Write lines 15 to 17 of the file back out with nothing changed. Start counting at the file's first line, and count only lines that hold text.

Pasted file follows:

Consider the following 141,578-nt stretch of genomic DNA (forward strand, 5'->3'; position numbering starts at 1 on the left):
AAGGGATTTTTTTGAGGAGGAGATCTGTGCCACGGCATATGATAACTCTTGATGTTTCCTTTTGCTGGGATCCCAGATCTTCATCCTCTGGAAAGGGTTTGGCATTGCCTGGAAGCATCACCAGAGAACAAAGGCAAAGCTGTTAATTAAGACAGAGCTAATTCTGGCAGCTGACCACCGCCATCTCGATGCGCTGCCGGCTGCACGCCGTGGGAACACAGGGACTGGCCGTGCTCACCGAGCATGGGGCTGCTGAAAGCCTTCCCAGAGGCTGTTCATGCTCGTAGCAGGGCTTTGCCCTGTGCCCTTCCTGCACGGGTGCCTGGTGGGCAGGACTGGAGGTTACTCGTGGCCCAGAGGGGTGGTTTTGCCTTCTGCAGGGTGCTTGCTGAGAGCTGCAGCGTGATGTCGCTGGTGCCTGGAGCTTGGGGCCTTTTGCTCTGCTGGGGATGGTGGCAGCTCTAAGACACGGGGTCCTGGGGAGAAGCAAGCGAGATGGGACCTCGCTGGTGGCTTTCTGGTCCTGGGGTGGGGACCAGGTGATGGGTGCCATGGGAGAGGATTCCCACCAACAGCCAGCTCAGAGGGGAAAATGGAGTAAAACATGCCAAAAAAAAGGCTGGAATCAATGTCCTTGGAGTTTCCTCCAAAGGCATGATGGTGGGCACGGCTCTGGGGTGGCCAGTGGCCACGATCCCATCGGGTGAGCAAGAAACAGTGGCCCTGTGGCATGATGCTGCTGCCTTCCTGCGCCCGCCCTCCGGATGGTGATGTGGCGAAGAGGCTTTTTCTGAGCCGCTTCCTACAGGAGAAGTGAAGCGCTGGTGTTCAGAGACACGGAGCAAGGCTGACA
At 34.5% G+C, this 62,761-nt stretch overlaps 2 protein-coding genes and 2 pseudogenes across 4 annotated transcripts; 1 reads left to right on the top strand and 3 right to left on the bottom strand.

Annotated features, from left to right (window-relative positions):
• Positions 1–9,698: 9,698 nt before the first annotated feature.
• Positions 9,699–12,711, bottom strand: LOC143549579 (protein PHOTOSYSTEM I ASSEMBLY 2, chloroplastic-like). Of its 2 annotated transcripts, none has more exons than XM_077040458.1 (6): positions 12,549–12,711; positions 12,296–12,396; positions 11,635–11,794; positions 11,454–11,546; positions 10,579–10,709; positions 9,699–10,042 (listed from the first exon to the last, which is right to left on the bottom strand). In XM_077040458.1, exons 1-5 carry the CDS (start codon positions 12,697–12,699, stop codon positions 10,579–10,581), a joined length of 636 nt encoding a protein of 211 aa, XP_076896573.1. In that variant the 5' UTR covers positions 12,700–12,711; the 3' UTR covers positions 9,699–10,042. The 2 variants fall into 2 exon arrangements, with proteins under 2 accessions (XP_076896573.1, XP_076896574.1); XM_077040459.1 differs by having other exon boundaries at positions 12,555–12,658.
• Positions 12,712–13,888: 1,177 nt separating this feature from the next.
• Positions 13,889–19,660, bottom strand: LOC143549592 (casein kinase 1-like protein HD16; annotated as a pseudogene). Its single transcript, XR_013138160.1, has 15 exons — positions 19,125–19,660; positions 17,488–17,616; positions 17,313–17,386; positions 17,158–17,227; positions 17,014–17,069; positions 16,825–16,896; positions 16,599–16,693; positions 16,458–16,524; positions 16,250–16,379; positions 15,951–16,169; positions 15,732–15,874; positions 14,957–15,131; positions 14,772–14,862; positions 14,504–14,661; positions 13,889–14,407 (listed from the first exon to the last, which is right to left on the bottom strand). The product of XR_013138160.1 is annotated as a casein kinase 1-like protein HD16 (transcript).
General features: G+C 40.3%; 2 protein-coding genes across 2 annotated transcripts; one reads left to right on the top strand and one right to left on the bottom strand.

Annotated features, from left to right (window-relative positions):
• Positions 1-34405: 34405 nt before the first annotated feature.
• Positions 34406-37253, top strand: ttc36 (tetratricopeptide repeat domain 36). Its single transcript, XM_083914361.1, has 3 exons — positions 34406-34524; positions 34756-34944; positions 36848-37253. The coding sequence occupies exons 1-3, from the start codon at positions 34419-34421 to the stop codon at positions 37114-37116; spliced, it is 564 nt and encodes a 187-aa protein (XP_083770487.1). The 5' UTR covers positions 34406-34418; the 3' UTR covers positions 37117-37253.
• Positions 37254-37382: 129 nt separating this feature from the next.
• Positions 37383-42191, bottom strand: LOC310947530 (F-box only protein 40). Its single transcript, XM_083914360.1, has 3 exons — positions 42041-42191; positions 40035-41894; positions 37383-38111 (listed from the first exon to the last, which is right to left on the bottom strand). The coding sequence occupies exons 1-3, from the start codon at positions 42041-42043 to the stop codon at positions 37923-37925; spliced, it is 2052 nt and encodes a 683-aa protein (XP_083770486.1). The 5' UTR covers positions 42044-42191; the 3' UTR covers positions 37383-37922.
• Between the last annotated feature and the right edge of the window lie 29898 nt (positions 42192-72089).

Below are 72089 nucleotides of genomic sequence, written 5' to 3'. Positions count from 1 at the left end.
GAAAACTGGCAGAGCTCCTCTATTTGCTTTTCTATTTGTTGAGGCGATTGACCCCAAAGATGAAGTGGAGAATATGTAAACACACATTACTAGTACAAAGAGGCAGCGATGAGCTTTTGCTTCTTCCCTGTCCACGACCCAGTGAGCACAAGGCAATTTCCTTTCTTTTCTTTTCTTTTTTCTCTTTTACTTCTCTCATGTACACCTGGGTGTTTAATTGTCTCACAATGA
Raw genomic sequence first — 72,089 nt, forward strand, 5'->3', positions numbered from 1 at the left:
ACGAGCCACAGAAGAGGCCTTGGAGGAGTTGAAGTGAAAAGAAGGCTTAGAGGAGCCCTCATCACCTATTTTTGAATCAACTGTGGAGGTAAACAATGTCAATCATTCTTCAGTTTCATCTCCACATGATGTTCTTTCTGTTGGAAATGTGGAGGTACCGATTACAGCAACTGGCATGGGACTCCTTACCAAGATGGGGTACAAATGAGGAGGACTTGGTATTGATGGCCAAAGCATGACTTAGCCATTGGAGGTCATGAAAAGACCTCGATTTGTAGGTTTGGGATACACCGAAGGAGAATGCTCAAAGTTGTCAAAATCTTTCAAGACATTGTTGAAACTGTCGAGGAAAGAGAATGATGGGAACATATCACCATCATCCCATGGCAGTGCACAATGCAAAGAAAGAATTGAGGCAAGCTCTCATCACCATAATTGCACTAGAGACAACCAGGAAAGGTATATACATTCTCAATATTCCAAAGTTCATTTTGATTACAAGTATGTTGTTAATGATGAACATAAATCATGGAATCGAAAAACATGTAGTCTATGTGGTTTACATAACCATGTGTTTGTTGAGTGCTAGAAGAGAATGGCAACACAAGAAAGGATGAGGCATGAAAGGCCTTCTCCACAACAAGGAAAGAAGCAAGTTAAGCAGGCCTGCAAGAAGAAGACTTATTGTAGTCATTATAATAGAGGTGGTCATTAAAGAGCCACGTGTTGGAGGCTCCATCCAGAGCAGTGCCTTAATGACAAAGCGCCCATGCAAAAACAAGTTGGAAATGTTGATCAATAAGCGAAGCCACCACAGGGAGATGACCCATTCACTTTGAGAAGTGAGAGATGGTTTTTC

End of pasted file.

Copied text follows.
• Between the last annotated feature and the right edge of the window lie 29898 nt (positions 42192-72089).

Below are 72089 nucleotides of genomic sequence, written 5' to 3'. Positions count from 1 at the left end.
GAAAACTGGCAGAGCTCCTCTATTTGCTTTTCTATTTGTTGAGGCGATTGACCCCAAAGATGAAGTGGAGAATATGTAAACACACATTACTAGTACAAAGAGGCAGCGATGAGCTTTTGCTTCTTCCCTGTCCACGACCCAGTGAGCACAAGGCAATTTCCTTTCTTTTCTTTTCTTTTTTCTCTTTTACTTCTCTCATGTACACCTGGGTGTTTAATTGTCTCACAATGA